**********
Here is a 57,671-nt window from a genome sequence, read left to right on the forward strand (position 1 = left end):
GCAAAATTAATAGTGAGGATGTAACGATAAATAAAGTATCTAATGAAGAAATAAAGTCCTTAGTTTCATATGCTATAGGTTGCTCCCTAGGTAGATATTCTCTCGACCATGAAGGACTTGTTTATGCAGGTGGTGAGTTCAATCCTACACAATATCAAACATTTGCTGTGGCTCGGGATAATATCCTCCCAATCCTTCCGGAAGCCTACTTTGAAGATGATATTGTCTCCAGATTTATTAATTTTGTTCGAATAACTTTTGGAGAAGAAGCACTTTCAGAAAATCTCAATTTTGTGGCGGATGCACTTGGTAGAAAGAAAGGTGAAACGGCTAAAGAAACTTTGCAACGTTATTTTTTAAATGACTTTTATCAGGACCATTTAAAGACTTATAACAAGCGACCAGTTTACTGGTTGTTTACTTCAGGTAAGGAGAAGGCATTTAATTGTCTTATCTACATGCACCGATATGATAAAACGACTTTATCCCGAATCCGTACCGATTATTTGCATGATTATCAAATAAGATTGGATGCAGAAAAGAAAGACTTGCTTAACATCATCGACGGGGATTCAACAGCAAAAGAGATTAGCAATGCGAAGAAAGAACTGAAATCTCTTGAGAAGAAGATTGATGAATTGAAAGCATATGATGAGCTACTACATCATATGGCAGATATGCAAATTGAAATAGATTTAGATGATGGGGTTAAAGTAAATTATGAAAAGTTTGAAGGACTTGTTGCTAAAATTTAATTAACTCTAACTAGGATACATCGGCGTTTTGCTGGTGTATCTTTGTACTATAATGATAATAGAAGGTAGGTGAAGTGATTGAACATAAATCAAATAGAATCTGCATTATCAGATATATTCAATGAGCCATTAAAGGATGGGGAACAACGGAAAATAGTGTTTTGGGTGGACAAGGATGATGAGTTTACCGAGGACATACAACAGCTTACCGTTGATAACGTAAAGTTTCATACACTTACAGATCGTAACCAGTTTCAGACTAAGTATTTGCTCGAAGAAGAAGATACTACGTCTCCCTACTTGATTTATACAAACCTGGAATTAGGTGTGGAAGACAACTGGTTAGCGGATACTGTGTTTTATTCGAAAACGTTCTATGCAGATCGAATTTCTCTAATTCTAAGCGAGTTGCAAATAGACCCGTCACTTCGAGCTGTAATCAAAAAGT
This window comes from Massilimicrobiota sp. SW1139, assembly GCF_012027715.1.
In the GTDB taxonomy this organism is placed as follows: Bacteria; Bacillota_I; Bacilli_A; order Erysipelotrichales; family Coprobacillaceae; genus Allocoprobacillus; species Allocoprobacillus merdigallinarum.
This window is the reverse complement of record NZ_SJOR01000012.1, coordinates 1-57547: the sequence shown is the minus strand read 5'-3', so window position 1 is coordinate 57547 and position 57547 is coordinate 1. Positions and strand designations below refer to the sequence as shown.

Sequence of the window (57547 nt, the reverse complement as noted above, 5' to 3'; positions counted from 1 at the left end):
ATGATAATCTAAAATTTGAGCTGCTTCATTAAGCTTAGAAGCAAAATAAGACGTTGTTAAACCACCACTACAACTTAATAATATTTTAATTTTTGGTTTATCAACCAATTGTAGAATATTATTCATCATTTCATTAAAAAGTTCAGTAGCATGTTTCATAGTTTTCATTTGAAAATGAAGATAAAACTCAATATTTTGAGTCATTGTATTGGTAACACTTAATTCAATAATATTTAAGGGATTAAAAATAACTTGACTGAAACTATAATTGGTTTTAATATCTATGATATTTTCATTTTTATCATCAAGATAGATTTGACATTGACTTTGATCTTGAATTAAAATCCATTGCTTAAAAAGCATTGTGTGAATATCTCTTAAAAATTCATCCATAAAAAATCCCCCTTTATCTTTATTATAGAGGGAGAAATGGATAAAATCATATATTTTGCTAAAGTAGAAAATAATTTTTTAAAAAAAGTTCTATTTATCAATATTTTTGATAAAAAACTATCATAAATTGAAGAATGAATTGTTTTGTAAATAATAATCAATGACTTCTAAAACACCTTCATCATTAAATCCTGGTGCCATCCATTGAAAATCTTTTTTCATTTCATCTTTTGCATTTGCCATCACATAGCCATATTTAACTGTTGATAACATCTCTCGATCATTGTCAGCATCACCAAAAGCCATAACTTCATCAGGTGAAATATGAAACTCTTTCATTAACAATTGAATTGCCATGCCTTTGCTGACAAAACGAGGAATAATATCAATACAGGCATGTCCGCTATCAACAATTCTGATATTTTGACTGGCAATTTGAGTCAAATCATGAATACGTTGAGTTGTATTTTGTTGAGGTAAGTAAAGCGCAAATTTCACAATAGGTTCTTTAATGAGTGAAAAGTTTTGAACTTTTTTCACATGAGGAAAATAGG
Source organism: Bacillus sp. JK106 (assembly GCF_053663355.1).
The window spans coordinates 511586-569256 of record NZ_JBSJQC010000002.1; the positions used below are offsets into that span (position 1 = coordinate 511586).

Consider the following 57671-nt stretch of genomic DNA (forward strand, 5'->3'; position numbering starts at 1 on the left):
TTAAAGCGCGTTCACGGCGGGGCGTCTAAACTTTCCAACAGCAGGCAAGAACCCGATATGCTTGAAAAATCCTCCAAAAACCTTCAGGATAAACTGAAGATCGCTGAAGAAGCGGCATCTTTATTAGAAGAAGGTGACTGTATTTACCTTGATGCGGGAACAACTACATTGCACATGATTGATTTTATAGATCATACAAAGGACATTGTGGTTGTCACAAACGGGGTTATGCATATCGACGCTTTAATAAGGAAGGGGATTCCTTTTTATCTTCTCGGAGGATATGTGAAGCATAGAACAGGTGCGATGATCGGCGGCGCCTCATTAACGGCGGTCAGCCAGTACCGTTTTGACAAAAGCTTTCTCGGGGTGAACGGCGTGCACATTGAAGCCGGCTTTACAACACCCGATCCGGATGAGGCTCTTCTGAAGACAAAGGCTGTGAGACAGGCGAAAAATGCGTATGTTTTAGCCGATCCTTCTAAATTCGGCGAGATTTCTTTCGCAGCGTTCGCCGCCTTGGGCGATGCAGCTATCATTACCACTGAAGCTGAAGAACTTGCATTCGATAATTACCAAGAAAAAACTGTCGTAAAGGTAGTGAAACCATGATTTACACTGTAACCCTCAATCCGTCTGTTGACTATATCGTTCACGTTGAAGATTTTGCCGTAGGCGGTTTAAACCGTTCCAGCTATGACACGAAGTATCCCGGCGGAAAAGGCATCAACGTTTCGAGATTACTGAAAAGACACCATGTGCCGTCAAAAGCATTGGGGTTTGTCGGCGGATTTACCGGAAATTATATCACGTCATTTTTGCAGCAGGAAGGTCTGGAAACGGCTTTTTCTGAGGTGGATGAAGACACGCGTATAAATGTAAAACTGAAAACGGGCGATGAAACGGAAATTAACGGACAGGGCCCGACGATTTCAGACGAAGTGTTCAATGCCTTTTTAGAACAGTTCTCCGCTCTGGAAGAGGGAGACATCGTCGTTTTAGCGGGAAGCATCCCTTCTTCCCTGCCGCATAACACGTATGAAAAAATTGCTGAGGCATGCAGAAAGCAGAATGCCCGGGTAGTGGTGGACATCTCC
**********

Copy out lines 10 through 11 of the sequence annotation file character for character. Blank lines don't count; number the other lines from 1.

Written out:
Consider the following 57671-nt stretch of genomic DNA (forward strand, 5'->3'; position numbering starts at 1 on the left):
TTAAAGCGCGTTCACGGCGGGGCGTCTAAACTTTCCAACAGCAGGCAAGAACCCGATATGCTTGAAAAATCCTCCAAAAACCTTCAGGATAAACTGAAGATCGCTGAAGAAGCGGCATCTTTATTAGAAGAAGGTGACTGTATTTACCTTGATGCGGGAACAACTACATTGCACATGATTGATTTTATAGATCATACAAAGGACATTGTGGTTGTCACAAACGGGGTTATGCATATCGACGCTTTAATAAGGAAGGGGATTCCTTTTTATCTTCTCGGAGGATATGTGAAGCATAGAACAGGTGCGATGATCGGCGGCGCCTCATTAACGGCGGTCAGCCAGTACCGTTTTGACAAAAGCTTTCTCGGGGTGAACGGCGTGCACATTGAAGCCGGCTTTACAACACCCGATCCGGATGAGGCTCTTCTGAAGACAAAGGCTGTGAGACAGGCGAAAAATGCGTATGTTTTAGCCGATCCTTCTAAATTCGGCGAGATTTCTTTCGCAGCGTTCGCCGCCTTGGGCGATGCAGCTATCATTACCACTGAAGCTGAAGAACTTGCATTCGATAATTACCAAGAAAAAACTGTCGTAAAGGTAGTGAAACCATGATTTACACTGTAACCCTCAATCCGTCTGTTGACTATATCGTTCACGTTGAAGATTTTGCCGTAGGCGGTTTAAACCGTTCCAGCTATGACACGAAGTATCCCGGCGGAAAAGGCATCAACGTTTCGAGATTACTGAAAAGACACCATGTGCCGTCAAAAGCATTGGGGTTTGTCGGCGGATTTACCGGAAATTATATCACGTCATTTTTGCAGCAGGAAGGTCTGGAAACGGCTTTTTCTGAGGTGGATGAAGACACGCGTATAAATGTAAAACTGAAAACGGGCGATGAAACGGAAATTAACGGACAGGGCCCGACGATTTCAGACGAAGTGTTCAATGCCTTTTTAGAACAGTTCTCCGCTCTGGAAGAGGGAGACATCGTCGTTTTAGCGGGAAGCATCCCTTCTTCCCTGCCGCATAACACGTATGAAAAAATTGCTGAGGCATGCAGAAAGCAGAATGCCCGGGTAGTGGTGGACATCTCC